Every two years, the biggest festival in the cheese world happens in Bra, Italy. The event is known simply as “Cheese.” Cheesemakers, cheesemongers, journalists, food lovers and folks lucky enough to live close by, descend on the small town of Bra to sample, sell and eat literally tons of cheese. This year at the biennial festival it was no different. With one exception. The thermometer hit a whopping 90°F. (more…)
Archive for the ‘Italy’ Category
Posted in Cheese, Italy, Travelogues, tagged Bra, Caggiano, Cantine Ascheri, Caseficio Caggiano, Cheese, Comté, enkir, food, Giorgio Cravero, Italy, Jason Hinds, Marcel Petite, Maria Caggiano, Matteo Ascheri, Mulino Marino, Neal's Yard Dairy, Parmigiano Reggiano, Philippe Goux, Randolph Hodgson, Romano Levi on October 21, 2011 | Leave a Comment »
Posted in Cheese, Education, Food History, Italy, tagged blue cheese, Cheese, food, Gorgonzola, Gorgonzola a due paste, Gorgonzola antico, Gorgonzola del nonno, Gorgonzola Dolce, Gorgonzola Piccante, PDO, Penicillium gorgonzola, Protected Designation of Origin, Roquefort, Stracchino, transhumance on September 28, 2011 | 2 Comments »
Lombardy is a region in the northernmost part of Italy, sitting on the country’s Alpine border with Switzerland. The terrain is varied, ranging from plains in the southern part, to the Alpine heights of the Valtellina in the north. Lakes stretch out along the countryside and rivers criss-cross the verdant landscape. Lombardy is a part of Italy that is home to many well-known cheeses: Taleggio, Mascarpone, Provolone, Grana Padano and Gorgonzola. If you were to follow the Po River, heading west out of Lombardy, you would arrive in the Piedmont, another rich cheese-making region. The town of Bra, home to possibly the most widely respected cheese festival in the world, is situated in this part of Italy. Like their neighbors in Lombardy, cheesemakers of the Piedmont make Taleggio and Gorgonzola. Among the many cheeses in their canon, are other familiar names like Raschera, Robiola di Roccaverano and Castelmagno. (more…)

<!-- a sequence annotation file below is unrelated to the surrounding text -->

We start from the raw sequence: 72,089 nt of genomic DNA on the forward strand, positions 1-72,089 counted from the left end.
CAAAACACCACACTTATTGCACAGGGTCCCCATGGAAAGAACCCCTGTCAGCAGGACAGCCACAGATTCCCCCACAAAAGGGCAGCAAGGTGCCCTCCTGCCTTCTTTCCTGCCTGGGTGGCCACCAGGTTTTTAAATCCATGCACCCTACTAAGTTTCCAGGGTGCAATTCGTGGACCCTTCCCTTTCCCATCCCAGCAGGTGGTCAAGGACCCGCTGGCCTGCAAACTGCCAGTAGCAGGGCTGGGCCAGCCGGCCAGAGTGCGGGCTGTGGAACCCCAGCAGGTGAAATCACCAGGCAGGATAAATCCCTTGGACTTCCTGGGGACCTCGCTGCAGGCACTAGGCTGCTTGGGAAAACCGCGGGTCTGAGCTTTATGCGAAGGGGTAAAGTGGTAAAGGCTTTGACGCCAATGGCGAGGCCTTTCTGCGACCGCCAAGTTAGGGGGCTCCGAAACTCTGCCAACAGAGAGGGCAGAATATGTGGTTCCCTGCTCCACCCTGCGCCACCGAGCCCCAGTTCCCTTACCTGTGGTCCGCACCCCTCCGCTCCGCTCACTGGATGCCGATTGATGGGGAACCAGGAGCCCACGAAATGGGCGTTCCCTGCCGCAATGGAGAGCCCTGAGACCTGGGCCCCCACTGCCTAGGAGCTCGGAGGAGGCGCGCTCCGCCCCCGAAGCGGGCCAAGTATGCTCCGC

Posted in Beverages, Italy, Producer Profile, Wine, tagged Chianti, Chianti Colli Senesi, food, Giovanna Tiezzi, Italy, organic, Pacina, Sangiovese, Stefano Borsa, terroir, Wine, winemakers, yeasts on July 26, 2011 | 2 Comments »
Recently, we were thrilled to welcome Giovanna Tiezzi and Stefano Borsa to our shop. Giovanna and Stefano are the dedicated growers behind Pacina wine and they stopped by our Cambridge shop on a rare visit to the United States to taste out their ’07 Chianti Colli Senesi and speak to folks about what distinguishes them from other viticoltori in their region.
Where is Pacina?
Located about twenty-five minutes east of Siena in the Chianti district of Colli Senesi, Pacina is an old convent, dating to circa 900AD. The land where the convent is located is rich in wine history insofar as Pāca was the Etruscan god of the grape harvest, the equivalent of the Roman god, Bacchus, or the Greek god, Dionysius. For centuries, wine has been made in this region.